Ackerman, Fowler-Finn, and O’Keefe all agreed that Wheaton College will be the most challenging non-conference team to play. O’Keefe said, “They’re a really big and physical team, but we’re going to be watching some tapes and learning their moves. Last year, we lost to them 5-0 in the first game and just 1-0 in the second game. So we’re improving, and we will definitely beat them this year.”

Wheaton College is actually their first opponent, but unfortunately the game is away. So keep your fingers crossed on Sept. 3 for women’s soccer, and come support them at their first home game on Tuesday, Sept. 7 at 7 p.m. against Webster University.

Strong senior class has Bears optimistic

Friday, August 27th, 2004 | Allison Wieczorek
Margaret Bauer

Off to a great start, the Washington University men’s soccer team spent three hours on Wednesday in the pouring rain expecting a scrimmage that never came. This season, they also suffer the great loss of last year’s outstanding senior class. The team hopes that this will not significantly impact their success this season. The players still have a strong sense of unity and a strong sense of athleticism.

Junior midfielder/defender John Horky said, “We lost a couple of key seniors so there are some spots to fill. But we have a big senior class this year so we should be okay.”

“Everyone’s a little concerned about the loss,” added sophomore goalkeeper Matt Fenn, “But the seniors this year have really stepped up and are doing a great job filling their leadership roles. The juniors are also playing really well. So I don’t think it’s going to be such a big problem. We also have some really talented freshmen.”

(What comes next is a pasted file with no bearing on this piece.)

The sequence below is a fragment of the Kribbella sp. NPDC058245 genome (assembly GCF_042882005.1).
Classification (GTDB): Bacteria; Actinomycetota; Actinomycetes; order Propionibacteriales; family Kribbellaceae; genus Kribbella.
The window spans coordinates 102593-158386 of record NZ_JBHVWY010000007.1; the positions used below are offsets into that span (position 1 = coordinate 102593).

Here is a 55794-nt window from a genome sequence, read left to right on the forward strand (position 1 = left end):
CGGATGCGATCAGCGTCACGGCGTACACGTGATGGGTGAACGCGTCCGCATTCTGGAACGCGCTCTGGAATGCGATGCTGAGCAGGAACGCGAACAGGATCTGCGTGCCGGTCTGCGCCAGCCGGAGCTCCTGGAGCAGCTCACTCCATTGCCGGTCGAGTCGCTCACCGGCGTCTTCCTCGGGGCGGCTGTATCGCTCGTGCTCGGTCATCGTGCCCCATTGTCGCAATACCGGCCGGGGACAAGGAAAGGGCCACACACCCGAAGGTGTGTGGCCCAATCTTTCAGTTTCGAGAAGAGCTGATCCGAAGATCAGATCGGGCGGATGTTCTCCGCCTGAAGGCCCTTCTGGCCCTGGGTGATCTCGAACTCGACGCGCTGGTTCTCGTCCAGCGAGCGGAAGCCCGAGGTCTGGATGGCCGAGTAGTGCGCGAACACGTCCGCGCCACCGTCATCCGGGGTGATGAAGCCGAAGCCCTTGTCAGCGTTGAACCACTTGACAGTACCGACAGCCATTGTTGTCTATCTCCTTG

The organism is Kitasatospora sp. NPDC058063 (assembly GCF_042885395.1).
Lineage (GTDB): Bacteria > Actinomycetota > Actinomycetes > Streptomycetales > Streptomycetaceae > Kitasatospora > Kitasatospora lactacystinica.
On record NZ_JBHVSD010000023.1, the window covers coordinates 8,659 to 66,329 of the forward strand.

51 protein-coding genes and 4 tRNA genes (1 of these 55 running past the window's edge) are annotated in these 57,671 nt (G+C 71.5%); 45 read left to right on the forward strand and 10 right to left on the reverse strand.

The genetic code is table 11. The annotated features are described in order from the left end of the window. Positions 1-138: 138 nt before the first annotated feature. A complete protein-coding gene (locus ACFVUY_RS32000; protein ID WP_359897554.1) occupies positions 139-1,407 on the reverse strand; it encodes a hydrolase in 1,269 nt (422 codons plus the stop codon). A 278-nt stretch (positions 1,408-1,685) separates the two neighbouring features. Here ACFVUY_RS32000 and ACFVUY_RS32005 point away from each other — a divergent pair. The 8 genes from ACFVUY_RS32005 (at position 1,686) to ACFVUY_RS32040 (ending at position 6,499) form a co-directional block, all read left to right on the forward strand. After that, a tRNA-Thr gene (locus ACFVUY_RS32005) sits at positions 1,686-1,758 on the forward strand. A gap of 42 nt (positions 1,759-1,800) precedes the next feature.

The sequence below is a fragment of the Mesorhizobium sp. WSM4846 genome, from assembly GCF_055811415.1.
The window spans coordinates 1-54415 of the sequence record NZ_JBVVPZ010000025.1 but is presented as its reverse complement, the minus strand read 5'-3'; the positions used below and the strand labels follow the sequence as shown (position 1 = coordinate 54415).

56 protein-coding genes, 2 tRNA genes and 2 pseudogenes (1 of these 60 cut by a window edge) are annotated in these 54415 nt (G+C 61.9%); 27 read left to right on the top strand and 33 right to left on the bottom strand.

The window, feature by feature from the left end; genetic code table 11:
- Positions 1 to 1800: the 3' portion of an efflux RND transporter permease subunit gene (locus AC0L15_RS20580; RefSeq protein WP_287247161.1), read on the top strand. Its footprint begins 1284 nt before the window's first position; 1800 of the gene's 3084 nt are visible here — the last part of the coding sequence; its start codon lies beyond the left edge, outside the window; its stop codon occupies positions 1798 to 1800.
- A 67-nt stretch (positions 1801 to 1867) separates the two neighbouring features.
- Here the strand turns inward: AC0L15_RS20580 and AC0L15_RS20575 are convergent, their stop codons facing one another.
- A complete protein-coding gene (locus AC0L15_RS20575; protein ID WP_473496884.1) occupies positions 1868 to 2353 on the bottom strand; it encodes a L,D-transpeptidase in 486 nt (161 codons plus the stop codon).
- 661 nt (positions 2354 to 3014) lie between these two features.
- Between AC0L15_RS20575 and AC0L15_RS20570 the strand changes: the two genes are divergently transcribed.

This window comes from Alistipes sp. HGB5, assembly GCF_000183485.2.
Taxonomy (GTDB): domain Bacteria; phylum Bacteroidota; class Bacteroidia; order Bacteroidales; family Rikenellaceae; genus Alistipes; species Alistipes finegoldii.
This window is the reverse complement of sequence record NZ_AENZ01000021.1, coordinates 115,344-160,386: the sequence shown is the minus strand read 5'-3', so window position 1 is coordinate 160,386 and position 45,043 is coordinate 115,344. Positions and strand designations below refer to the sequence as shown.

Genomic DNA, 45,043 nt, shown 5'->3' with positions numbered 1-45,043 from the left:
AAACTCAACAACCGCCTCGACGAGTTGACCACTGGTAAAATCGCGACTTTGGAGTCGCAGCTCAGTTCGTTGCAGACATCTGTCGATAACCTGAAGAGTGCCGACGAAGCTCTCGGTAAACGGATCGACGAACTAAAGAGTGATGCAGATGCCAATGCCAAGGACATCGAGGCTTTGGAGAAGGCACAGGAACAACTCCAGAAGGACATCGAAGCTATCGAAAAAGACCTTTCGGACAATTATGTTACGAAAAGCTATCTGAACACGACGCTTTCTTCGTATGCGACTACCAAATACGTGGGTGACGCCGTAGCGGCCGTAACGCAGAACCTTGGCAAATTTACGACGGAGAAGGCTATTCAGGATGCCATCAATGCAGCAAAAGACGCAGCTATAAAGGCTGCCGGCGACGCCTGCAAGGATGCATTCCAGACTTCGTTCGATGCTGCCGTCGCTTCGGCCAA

Even though their core group of leaders from last year is gone, the team chemistry remains strong. “We care a lot about each other.” Fenn said. “I mean we still want to win, but we really like each other as people. We have a lot of team unity and we hang out a lot off the field. The freshmen are especially close. They’re together all the time and that helps a lot.”

Horky added, “We have a really big freshmen class, which is great, and a lot of talent. I think there are at least two or three of them that will make a big impact on the team.”

Fenn said the other two goalies, both seniors, are “ridiculously good,” and he expects to see a lot of scoring by junior forward Rob Weeks and senior midfielder Allen Gleckner. As Horky noted, though, “We need to get more aggressive in the attack and score some more goals because we lost a lot of good offense.” He added that head coach Joe Clarke “has been working very hard on getting us to score more and improve our attack.”

Clarke has also been scheduling a lot of team and individual meetings. “The meetings with the coach have been really good and really helpful,” commented Horky.

Of course, Wednesday night’s pre-season game cancellation was a big disappointment for the coaching staff and team alike. Horky said, “We wanted a game, and the team we were supposed to play would have been good competition. I think the team is just very anxious to get some pre-season games in so we’re ready when conference games begin.”

Based on their confidence in each individual player and the team as a whole, this team will be ready, not only for conference games, but for the tournament. They have a lot of history and impressive statistics behind them.

Men’s soccer has done a lot for University athletics in general. They have played in more NCAA tournaments than any other varsity program here has. They also have six UAA titles and haven’t had a losing season in 21 years. Their 10-5-4 record last season should be easy to beat this year.

“We should win conference and make the tournament,” said Horky. “From there, we’ll just go as far as possible.”